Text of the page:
When Saddleback’s “friendly cooperation” was called into question in 2022 because the church had ordained three women with the title pastor, the Credentials Committee brought a motion to study the use of the word “pastor” as described in the Baptist Faith and Message (2000). After extended floor debate and a surprise appearance by Saddleback founding pastor Rick Warren, who would retire soon after, the motion was withdrawn. President Ed Litton said the issue of a word study would reside with the Credentials Committee until they chose to report it to the floor.
Saddleback may not object to their dismissal, but leaders of at least one of the churches said they will appeal their ouster. In that case, messengers will vote whether to sustain the action by the EC.
The EC is expected to bring a recommendation for a company to operate a new Ministry Check database to track “credible accusations” of abuse within SBC churches. How the database will work, who can add to it, and who will operate it are all questions being handled by the Abuse Reform Implementation Task Force, successor to the Sexual Abuse Task Force (SATF) which recommended reforms that were adopted by SBC messengers last year.
A report that Guidepost Solutions, the company hired by the SATF to conduct an independent investigation into the EC’s handling of abuse claims in SBC churches and entities, would create an organization to operate the database drew questions. At the time the Guidepost Solutions’ 288-page report was released last year, some leaders objected because Guidepost staff had expressed support for LGBTQ issues. That objection was raised again in February. Messengers may hear more on that subject.
And there’s the question of the EC audit which will be released in time for the annual meeting. At the EC’s February trustees meeting, it was reported that $6 million of the EC’s $12.2 million in assets had been spent in the preceding year. “It doesn’t look good,” Missouri trustee Monte Shinkle said of the 50% loss. Discussion about cost-cutting measures and the possible sale of properties followed.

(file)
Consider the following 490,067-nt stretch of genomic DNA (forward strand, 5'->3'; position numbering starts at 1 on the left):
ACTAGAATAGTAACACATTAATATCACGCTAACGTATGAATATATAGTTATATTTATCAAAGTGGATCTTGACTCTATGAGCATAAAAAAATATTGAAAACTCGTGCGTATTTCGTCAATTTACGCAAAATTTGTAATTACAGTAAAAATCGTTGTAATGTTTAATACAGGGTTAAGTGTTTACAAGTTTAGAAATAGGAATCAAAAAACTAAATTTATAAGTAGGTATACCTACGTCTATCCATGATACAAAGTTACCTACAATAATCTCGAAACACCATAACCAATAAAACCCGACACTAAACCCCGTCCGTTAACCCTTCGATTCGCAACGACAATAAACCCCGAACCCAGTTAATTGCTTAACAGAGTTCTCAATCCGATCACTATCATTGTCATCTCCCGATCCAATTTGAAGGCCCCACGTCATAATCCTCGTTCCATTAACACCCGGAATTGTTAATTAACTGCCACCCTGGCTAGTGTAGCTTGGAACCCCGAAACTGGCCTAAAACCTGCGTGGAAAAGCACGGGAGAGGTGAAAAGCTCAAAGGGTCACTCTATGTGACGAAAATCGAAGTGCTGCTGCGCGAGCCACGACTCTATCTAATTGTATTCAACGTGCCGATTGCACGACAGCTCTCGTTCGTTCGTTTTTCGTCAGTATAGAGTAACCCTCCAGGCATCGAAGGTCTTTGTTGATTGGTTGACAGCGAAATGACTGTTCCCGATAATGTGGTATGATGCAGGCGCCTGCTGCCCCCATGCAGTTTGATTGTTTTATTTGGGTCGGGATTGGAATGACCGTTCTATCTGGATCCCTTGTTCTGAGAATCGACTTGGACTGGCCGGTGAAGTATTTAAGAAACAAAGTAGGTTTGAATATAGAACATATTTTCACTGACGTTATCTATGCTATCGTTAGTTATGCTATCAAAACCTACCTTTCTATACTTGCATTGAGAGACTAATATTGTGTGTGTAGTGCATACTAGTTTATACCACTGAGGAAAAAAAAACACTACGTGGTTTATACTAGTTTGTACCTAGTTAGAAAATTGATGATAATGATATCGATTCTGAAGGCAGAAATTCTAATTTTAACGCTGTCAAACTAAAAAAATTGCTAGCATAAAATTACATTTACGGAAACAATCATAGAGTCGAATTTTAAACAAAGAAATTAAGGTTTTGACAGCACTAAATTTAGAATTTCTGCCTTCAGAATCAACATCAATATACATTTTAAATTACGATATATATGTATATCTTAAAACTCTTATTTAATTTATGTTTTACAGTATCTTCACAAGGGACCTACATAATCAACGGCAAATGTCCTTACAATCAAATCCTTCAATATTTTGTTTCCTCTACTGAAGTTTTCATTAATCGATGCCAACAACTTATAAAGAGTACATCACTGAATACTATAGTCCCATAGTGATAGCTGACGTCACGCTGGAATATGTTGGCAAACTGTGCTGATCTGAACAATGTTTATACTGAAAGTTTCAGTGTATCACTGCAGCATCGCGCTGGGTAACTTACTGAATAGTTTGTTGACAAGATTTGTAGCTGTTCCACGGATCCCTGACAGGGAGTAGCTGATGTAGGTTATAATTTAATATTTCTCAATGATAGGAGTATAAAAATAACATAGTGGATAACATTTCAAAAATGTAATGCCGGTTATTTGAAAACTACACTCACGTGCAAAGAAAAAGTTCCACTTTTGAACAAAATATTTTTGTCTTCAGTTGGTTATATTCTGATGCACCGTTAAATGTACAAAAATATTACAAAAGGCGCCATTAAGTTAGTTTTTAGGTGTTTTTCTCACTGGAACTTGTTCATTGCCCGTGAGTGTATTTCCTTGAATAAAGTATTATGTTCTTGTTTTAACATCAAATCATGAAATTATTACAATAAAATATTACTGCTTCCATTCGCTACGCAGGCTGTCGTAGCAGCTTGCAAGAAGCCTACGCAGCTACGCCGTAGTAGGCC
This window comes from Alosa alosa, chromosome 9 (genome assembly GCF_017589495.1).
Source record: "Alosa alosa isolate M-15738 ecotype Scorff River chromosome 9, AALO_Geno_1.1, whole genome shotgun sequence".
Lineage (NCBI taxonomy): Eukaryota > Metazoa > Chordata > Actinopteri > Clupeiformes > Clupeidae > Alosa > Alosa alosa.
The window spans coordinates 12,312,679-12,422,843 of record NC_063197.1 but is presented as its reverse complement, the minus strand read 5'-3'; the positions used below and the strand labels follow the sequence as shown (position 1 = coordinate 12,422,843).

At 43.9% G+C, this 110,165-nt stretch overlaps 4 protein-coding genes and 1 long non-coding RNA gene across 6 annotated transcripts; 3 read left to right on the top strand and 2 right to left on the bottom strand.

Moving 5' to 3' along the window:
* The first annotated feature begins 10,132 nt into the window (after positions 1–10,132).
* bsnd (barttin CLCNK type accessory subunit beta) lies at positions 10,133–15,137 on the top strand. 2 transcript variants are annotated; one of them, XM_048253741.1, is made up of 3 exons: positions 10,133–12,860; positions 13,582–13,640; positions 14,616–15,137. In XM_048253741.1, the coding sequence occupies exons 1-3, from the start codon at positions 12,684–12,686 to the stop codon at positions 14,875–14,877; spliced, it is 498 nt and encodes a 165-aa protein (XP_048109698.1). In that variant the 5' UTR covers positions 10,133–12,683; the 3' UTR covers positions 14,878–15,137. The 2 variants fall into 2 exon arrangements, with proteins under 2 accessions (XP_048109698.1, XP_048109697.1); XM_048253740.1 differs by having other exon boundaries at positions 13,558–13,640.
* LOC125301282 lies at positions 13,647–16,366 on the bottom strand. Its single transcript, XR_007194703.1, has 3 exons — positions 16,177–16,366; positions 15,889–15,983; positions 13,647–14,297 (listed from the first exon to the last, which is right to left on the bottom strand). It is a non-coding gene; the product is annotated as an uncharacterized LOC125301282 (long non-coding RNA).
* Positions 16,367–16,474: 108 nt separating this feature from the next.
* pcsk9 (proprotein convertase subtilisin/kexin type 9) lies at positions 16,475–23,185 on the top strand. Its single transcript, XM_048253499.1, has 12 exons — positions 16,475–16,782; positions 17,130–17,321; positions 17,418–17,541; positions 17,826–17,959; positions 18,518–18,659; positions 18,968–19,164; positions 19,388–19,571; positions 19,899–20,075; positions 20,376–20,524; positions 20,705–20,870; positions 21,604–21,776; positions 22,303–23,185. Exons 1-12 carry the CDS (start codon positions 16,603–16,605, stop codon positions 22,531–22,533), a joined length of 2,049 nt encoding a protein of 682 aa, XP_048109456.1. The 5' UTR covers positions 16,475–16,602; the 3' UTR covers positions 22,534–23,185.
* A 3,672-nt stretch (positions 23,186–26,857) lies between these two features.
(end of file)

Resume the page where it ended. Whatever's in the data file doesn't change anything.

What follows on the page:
The EC chair or interim president will likely be charged with giving a report to the messengers, and the audit will answer whether the expenditures were related to the sexual abuse investigation.
In February, the EC did not report on the ongoing investigation by the federal Department of Justice into the sexual abuse claims, beyond their original statement that the EC was cooperating with DOJ subpoenas for records. DOJ does not comment on its probes, unless indictments are returned. No action has been reported.
Watch for resolutions
The SBC’s most newsworthy actions sometimes come in the passage of resolutions. EC Chair David Sons is chairing the Resolutions Committee. The content of possible resolutions has not been released yet. Sons was vice-chair, but replaced Wellman when he stepped down in order to be considered for the EC president position.
While the SBC generally does not speak on the issue of gun control, it is worth noting that ERLC President Brent Leatherwood and 12 other Baptist pastors and leaders are supporting an “Order of Protection” law in Tennessee which would make it harder for mentally unstable people to purchase firearms. Leatherwood’s three children attend Covenant Christian School in Nashville where a shooter killed three children and three adults in March.
For more information about the SBC Annual Meeting, including how to register, visit SBCAnnualMeeting.net.